- Wild Game
Browse: Home / rabbits and hares
rabbits and hares
Spring is in full swing here in California, and it’s not far off in the rest of the country. This recipe brings together several of my favorite spring ingredients: Rabbit, morel mushrooms and nettles, all in a lovely, Italian-inspired dish.
Posted in Featured, Foraging, Italian, Mushrooms, Pasta, Risotto, Gnocchi, Recipe, Spring Recipes, Wild Game | Tagged Foraging, italian recipes, morels, mushrooms, nettles, rabbits and hares, Wild Game, wild greens | 10 Responses
As much as I like Indian curries, I like Thai curries even more. This is a bright, spicy Thai green curry done with pheasant breasts. It’s actually a lot easier to make than it looks.
A Southern classic, buttermilk fried rabbit. Still my favorite way to cook cottontail rabbits, this recipe will of course work with store-bought bunnies, too.
This is one of my favorite dishes on the site: A classy, Spanish-inspired slow braised squirrel recipe. The dish is based on a Catalan rabbit dish, but I like it with squirrel better.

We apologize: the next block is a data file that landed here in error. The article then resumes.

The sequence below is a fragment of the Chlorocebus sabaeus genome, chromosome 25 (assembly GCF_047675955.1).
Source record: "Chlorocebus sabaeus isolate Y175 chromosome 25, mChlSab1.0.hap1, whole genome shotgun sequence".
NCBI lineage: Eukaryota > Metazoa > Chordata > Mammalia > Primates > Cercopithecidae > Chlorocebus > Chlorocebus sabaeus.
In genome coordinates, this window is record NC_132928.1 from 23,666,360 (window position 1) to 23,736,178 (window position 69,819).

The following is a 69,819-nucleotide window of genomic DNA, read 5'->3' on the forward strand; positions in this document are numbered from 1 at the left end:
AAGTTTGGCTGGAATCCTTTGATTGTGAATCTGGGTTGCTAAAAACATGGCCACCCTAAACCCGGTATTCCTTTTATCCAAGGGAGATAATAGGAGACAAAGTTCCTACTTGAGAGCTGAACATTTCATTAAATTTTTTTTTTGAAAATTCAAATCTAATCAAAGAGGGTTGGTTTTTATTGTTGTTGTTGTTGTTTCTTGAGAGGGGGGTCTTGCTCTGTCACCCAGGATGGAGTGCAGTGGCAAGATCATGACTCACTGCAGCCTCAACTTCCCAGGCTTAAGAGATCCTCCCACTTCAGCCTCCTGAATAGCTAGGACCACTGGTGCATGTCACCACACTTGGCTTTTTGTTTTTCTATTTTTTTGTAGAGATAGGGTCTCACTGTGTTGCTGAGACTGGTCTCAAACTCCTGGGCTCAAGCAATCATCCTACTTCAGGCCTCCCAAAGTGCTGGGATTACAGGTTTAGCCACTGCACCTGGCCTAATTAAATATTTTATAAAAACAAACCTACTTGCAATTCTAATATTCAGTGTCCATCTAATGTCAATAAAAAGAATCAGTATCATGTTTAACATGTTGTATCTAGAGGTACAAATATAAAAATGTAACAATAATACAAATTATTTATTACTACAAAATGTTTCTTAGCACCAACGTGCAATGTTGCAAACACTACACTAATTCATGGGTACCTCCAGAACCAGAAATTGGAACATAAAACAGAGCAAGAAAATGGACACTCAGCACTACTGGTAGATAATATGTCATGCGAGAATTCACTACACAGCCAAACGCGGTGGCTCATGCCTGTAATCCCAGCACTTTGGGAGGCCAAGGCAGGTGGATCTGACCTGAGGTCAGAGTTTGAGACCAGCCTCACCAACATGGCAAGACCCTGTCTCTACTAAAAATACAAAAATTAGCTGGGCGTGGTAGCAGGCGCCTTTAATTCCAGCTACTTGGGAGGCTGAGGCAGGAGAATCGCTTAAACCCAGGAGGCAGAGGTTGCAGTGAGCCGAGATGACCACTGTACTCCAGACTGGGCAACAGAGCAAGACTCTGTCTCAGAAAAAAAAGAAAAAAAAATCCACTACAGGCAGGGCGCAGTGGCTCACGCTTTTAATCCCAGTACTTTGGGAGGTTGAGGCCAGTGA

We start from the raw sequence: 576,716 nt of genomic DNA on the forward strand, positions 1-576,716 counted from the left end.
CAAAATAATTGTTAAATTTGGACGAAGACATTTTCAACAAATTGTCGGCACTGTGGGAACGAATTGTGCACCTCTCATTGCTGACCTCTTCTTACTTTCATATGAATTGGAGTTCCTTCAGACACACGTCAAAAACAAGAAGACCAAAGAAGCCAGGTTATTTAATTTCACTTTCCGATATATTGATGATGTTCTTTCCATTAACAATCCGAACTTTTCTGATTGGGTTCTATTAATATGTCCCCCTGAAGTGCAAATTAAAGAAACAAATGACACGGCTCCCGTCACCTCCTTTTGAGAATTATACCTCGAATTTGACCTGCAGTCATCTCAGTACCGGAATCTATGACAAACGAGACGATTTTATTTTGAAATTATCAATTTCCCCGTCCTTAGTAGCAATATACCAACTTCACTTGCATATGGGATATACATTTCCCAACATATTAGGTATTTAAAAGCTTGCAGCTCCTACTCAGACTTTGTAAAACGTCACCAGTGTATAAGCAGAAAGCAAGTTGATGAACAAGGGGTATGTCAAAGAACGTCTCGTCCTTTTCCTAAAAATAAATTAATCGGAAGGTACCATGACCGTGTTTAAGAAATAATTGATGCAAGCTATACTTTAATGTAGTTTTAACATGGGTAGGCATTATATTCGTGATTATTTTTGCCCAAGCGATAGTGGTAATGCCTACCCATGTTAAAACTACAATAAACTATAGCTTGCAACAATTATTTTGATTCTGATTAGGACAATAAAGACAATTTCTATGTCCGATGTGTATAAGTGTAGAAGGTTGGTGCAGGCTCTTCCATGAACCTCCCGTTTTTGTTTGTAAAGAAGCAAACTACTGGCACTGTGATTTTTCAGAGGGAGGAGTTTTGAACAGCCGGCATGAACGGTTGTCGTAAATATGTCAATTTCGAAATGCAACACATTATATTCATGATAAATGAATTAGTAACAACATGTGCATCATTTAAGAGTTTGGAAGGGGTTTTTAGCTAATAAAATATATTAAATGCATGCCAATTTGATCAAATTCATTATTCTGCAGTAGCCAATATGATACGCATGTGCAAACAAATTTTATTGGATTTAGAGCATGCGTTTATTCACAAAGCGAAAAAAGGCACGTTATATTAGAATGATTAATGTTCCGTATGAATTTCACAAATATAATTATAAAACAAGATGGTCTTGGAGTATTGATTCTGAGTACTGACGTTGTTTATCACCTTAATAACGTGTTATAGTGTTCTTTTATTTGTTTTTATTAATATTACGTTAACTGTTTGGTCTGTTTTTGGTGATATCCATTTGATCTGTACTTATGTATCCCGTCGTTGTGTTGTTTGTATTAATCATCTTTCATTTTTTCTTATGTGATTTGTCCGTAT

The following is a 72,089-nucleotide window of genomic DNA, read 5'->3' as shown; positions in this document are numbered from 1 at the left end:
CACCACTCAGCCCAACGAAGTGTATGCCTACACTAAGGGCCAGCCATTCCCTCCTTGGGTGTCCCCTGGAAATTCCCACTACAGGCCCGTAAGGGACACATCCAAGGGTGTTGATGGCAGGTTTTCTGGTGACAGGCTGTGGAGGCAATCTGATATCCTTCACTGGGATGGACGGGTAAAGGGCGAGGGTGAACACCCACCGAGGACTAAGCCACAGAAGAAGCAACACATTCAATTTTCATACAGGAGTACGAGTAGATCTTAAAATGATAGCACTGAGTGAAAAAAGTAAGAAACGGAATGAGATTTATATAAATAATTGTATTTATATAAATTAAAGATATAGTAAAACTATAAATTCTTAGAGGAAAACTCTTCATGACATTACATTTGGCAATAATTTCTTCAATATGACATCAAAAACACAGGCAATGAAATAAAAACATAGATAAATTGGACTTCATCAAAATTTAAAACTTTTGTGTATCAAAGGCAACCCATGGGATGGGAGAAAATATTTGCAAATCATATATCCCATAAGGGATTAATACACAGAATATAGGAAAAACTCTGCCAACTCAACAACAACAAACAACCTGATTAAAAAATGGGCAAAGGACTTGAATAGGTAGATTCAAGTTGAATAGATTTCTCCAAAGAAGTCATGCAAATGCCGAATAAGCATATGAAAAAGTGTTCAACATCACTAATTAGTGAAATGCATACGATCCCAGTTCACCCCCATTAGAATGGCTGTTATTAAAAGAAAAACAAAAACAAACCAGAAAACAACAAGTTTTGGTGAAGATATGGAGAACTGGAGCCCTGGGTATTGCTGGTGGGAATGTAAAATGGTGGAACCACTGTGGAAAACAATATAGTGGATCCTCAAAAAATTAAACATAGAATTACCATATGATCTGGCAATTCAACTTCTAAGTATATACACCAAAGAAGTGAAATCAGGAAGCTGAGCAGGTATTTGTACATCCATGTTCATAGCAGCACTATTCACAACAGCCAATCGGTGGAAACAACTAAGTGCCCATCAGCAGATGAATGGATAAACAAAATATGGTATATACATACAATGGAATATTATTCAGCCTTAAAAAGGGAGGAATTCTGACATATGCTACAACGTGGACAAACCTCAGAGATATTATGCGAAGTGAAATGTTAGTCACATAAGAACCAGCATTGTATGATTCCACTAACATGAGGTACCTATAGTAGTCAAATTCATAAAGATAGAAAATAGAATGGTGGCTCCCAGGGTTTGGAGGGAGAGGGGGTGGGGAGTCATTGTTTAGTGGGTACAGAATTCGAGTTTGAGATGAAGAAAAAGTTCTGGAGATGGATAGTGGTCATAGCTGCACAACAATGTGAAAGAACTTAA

When you make an Indian rabbit curry, you kinda just gotta call it “Hare Krishna,” especially if you use actual hare, as I did. This is, more or less, a south Indian curry.
Sometimes you want a gentle hand when cooking rabbit. It is a delicate meat that can easily be overwhelmed by strong flavors. This Italian inspired recipe keeps things mellow to let the rabbit flavor shine. How? Don’t brown the meat first.
Hasenpfeffer. It is an iconic German dish that few have ever eaten in the traditional way. For to be a true hasenpfeffer, you need a “hase,” or hare. And while it’s still good with rabbit, don’t skip the semolina dumplings or you’ll be sad.
Posted in Fall Recipes, Featured, Northern European, Recipe, Wild Game, Winter Recipes | Tagged braises, classic recipes, German and Scandinavian Recipes, pasta recipes, rabbits and hares, Wild Game | 21 Responses
No, this is not hasenpfeffer. This stew, which comes from Swabia in Southern Germany, is much lighter — almost summery — and is a great way to usher in cooler nights — and rabbit season.